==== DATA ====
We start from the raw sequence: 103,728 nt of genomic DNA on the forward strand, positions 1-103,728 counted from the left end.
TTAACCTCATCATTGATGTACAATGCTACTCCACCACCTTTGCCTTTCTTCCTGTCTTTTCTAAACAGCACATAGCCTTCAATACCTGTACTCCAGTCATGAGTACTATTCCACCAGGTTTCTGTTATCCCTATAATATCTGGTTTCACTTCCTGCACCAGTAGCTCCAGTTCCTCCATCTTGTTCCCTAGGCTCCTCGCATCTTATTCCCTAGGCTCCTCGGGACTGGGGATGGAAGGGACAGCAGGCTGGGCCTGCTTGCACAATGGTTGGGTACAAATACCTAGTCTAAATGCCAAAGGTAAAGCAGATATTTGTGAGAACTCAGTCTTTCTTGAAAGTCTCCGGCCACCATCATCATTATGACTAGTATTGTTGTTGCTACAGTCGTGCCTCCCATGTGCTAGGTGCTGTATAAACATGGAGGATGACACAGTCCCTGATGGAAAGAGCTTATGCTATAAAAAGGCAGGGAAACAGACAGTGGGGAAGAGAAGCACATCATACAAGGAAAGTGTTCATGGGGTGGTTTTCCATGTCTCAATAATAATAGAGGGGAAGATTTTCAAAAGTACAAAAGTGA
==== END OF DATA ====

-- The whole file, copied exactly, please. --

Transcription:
We start from the raw sequence: 103,728 nt of genomic DNA on the forward strand, positions 1-103,728 counted from the left end.
TTAACCTCATCATTGATGTACAATGCTACTCCACCACCTTTGCCTTTCTTCCTGTCTTTTCTAAACAGCACATAGCCTTCAATACCTGTACTCCAGTCATGAGTACTATTCCACCAGGTTTCTGTTATCCCTATAATATCTGGTTTCACTTCCTGCACCAGTAGCTCCAGTTCCTCCATCTTGTTCCCTAGGCTCCTCGCATCTTATTCCCTAGGCTCCTCGGGACTGGGGATGGAAGGGACAGCAGGCTGGGCCTGCTTGCACAATGGTTGGGTACAAATACCTAGTCTAAATGCCAAAGGTAAAGCAGATATTTGTGAGAACTCAGTCTTTCTTGAAAGTCTCCGGCCACCATCATCATTATGACTAGTATTGTTGTTGCTACAGTCGTGCCTCCCATGTGCTAGGTGCTGTATAAACATGGAGGATGACACAGTCCCTGATGGAAAGAGCTTATGCTATAAAAAGGCAGGGAAACAGACAGTGGGGAAGAGAAGCACATCATACAAGGAAAGTGTTCATGGGGTGGTTTTCCATGTCTCAATAATAATAGAGGGGAAGATTTTCAAAAGTACAAAAGTGA